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Oklahoma Health Board Votes To Ban Sales Of Smokable Medical Marijuana Products

David Anderson
A sign advertises recreational and medical marijuana outside a dispensary in Colorado.

The Oklahoma State Board of Health on Tuesday approved emergency rules to regulate medical marijuana, which Oklahoma voters approved in June.

The 76 pages regulate the sale, cultivation and transportation of the drug — but the board made two big, last-minute changes.

First, the board added a requirement that only pharmacists can be dispensary managers — people who control and distribute all medical marijuana at a dispensary — despite the agency’s general counsel Julie Ezell telling board members that, in her legal opinion, such a move requires legislative action.

Another exemption, barring the sales of smokable marijuana at a dispensary passed by a 5-4 vote. Vapable marijuana can be sold at dispensaries under the board-approved rules, while smokable marijuana will be available for patients who choose to grow their own.

The exclusions mirror recommendations outlined at a press conference yesterday by health leaders and medical associations, including the Oklahoma State Board of Pharmacy. The board did follow its attorney’s recommendation that it lacked the authority to cap the number of dispensary licenses, something the medical associations also sought.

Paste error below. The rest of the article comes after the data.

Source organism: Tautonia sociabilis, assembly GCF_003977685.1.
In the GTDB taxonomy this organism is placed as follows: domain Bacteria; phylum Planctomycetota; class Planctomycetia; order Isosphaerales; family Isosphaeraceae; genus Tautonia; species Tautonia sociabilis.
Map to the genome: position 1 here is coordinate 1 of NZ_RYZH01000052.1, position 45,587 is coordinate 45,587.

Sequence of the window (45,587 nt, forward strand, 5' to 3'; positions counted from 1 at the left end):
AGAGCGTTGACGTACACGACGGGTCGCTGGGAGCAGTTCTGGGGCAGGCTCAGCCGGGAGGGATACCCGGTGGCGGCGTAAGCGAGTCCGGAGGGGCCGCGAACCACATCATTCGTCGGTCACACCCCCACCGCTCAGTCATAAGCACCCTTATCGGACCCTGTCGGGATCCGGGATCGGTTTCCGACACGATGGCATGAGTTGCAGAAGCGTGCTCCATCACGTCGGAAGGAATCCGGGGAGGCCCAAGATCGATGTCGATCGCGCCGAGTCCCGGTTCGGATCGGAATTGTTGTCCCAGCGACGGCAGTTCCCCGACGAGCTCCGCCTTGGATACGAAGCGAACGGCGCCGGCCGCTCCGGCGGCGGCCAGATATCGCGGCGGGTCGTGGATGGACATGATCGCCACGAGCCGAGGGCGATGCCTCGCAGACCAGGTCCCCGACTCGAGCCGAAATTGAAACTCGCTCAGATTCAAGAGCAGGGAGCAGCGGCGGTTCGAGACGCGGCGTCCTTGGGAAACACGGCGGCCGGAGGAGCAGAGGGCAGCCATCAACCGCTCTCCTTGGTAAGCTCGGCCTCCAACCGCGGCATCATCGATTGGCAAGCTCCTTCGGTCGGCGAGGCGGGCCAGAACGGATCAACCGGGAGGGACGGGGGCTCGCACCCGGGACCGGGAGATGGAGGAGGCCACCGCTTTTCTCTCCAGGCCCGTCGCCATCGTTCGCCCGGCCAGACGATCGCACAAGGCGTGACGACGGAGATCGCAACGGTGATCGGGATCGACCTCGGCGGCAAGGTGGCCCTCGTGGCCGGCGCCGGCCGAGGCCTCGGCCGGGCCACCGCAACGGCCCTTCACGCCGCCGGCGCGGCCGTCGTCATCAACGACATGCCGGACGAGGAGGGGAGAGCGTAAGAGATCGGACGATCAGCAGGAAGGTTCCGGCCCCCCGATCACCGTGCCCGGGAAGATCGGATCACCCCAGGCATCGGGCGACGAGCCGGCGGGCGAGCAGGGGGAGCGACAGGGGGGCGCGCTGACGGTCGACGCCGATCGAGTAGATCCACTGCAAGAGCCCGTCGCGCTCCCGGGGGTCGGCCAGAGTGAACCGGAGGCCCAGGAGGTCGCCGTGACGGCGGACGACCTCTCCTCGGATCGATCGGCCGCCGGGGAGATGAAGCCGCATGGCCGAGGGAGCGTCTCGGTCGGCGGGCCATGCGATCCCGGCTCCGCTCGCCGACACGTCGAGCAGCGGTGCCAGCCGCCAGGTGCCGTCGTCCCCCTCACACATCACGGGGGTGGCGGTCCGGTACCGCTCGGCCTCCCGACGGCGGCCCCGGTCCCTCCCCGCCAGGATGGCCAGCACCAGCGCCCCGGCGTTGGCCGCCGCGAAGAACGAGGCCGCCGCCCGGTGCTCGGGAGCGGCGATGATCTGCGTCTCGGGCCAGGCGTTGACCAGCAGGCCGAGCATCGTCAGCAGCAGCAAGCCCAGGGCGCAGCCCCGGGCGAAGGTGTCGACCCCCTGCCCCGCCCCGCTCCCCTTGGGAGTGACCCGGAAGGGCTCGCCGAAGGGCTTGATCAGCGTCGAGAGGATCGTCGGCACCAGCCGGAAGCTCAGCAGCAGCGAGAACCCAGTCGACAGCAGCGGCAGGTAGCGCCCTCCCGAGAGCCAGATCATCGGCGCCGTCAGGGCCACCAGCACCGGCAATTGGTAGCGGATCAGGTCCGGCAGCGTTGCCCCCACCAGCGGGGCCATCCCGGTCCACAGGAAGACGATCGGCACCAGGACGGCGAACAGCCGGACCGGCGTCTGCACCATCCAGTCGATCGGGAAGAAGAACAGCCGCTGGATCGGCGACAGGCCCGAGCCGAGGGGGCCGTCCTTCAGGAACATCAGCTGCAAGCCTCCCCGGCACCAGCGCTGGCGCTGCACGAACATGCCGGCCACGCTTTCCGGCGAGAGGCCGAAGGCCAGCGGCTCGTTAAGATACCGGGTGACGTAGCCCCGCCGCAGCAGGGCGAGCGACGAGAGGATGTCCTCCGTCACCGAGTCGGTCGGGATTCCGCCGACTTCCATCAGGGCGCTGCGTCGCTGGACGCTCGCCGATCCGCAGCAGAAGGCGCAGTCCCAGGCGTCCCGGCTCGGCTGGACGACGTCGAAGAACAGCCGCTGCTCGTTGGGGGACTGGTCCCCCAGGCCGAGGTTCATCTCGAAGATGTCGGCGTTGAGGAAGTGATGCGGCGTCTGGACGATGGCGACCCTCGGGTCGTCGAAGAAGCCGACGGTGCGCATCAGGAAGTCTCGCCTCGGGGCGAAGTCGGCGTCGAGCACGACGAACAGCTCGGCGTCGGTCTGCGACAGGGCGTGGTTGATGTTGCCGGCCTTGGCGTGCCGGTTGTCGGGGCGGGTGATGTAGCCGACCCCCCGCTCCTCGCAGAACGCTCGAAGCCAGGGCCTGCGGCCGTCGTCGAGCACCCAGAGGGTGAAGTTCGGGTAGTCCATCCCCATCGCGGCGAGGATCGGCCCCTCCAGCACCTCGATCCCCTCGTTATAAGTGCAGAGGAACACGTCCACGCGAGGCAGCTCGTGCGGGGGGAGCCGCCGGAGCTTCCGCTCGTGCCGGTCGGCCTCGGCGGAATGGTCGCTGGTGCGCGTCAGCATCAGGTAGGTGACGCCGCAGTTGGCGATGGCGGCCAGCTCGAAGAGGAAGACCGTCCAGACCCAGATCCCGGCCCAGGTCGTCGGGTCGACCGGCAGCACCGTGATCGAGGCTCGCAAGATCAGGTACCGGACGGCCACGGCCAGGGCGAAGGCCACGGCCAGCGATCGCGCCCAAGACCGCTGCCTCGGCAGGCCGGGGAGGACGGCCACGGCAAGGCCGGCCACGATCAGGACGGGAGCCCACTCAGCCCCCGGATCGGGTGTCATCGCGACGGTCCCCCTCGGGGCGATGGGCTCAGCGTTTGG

Minnesota and Connecticutboth require pharmacists to be present when medical marijuana is dispensed. Other states have restricted dispensed medical marijuana to only non-smokable forms.

During discussion on the amendments before the board vote, health department interim Commissioner Tom Bates said he expects “many of the regulations” to be challenged in court.

Gov. Mary Fallin on June 29 reversed course and declined to call a special legislative session to consider rules and oversight for medical marijuana after voters approved State Question 788, leaving regulation in the hands of officials at the state health department.

Gov. Fallin has 45 days to either sign or disapprove the rules.

Jackie Fortiér worked for StateImpact Oklahoma from November 2017 to January 2020, reporting on a variety of topics and heading up its health reporting initiative. She has many journalism awards to her name during her years of multi-media reporting in Colorado, and was part of a team recognized by the Society of Professional Journalists with a Sigma Delta Chi award for excellence in breaking news reporting in 2013.
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